3 Tips for Making Your First Court Appearance With Confidence
Matlock. That guy was a boss. He exuded confidence, and not just because he won every case. Then again, he was like 70. At that age, with that experience, you're either confident or ready for retirement.
Ditto for Denny Crain, though yelling your name probably won't win you many cases in real life.
How do you exude confidence, like those two legends, even with zero experience?
You'd think, that after three years in law school, and an internship or two, that attorneys would have some sense of appropriate attire.
They often don't. We've seen some strange stuff, from attorneys in Uggs to guy with a waxed hipster moustache. Even in California, with its lack of formal rules for court attire, dressing like a tween or a homeless man isn't advisable. Dress the part. Feel the part.
Bowties are optional.
They don't hand pistols to rookie cops and say, "Now, go out there and use some excessive force!"
Instead, the rookie is usually assigned to do ride-alongs or paired up with a more experienced partner. The experienced cop demonstrates abusive conduct first-hand, so that the rookie doesn't make mistakes (like getting caught). Kidding -- he or she shows them the ropes.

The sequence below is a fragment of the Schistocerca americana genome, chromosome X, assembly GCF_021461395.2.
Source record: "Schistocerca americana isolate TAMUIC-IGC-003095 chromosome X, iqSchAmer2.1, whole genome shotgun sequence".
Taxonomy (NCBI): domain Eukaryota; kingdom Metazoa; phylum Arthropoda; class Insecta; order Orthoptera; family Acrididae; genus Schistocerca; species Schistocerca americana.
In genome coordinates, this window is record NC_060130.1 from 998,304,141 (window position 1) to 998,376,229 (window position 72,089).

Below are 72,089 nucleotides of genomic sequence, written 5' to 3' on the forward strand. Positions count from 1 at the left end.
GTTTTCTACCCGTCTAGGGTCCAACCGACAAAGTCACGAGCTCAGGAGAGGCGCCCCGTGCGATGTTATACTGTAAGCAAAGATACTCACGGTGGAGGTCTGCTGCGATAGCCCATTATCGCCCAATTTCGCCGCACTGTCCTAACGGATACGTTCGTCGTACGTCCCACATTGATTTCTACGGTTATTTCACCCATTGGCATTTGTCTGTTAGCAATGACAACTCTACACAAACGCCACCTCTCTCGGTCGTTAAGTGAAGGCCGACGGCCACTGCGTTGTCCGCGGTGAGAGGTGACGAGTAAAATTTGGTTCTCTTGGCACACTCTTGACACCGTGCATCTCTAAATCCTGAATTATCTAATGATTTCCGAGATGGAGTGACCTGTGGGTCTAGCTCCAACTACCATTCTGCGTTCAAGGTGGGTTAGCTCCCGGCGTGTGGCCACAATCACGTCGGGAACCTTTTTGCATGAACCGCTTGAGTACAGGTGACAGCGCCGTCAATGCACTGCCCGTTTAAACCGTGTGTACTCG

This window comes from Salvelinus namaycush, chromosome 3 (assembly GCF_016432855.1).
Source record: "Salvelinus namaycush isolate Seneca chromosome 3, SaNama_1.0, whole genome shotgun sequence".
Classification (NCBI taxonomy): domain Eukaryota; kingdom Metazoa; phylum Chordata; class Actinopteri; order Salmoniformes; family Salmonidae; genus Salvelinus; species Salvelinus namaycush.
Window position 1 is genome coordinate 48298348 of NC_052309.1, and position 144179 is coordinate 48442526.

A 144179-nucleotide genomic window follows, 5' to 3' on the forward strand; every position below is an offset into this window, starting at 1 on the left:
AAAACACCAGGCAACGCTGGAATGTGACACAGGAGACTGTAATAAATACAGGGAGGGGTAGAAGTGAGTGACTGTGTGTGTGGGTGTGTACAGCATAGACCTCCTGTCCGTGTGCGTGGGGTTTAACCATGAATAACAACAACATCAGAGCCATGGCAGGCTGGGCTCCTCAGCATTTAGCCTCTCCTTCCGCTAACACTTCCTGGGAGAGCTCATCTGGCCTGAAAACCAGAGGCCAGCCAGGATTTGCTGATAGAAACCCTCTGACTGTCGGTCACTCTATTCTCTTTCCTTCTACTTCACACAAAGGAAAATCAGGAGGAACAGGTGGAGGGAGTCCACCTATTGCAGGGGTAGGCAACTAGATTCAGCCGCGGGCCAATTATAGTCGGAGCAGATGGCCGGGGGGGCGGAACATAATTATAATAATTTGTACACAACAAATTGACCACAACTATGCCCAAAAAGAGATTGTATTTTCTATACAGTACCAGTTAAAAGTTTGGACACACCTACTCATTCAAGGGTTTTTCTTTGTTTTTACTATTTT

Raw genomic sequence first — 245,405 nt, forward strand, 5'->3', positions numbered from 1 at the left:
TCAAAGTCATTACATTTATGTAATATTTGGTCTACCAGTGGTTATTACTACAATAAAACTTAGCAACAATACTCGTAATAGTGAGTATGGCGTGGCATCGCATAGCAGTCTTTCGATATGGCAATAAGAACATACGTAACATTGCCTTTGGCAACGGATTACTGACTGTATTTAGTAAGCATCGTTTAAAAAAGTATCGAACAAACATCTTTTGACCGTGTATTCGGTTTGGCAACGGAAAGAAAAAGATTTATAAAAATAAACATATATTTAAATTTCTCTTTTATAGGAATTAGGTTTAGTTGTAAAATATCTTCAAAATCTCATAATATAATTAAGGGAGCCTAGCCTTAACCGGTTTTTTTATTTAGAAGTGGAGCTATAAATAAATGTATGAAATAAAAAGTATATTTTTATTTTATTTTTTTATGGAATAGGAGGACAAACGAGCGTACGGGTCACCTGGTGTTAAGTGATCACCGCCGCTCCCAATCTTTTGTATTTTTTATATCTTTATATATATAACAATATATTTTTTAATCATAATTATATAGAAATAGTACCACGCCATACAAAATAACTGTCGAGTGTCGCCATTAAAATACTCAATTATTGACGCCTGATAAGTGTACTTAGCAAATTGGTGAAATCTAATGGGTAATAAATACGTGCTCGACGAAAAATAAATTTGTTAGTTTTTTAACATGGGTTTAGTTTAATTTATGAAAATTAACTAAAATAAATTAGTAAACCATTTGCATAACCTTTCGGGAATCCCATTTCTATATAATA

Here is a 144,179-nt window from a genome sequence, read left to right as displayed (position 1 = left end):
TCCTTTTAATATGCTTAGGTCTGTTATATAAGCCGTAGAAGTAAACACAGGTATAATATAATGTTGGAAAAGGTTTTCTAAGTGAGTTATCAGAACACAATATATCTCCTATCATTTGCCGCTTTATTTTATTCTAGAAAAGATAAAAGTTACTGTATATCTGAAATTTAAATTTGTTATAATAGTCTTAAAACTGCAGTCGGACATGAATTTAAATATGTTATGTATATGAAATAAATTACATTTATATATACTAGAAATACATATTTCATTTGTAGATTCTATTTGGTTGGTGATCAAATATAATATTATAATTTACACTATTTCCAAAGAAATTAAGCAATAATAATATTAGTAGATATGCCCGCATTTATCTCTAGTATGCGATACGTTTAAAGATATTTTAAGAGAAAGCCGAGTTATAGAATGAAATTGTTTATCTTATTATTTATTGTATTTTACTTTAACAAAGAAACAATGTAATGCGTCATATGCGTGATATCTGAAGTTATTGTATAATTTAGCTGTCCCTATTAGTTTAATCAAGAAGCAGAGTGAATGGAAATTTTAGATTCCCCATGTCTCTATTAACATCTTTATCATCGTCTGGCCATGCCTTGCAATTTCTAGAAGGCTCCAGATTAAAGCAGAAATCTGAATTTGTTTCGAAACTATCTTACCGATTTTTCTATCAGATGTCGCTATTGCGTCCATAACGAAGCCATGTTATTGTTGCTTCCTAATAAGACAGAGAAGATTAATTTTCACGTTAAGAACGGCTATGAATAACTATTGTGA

You need to do ride-alongs. If you are a fresh shingle-hanger, straight out of school, see if your local bar association has a mentorship program.
If not, and if you have no friends, at least go to the courtroom a day or two early and observe the regular procedures. Local rules are the worst part about learning to practice law. You don't want to botch those in front of a client, especially since the administrative crap has nothing to do with your ability to represent your client or manipulate the case facts in his favor.
You wouldn't bring a knife to a gun fight. As a lawyer, sometimes, you'll have to do exactly that (metaphorically speaking, of course). Some cases, especially very guilty criminal cases, are stinkers. You do the best you can.
But for your first appearance in court, do you really want to start with a losing case? Sure, there is very little pressure. But confidence is easier to fake with a strong case.
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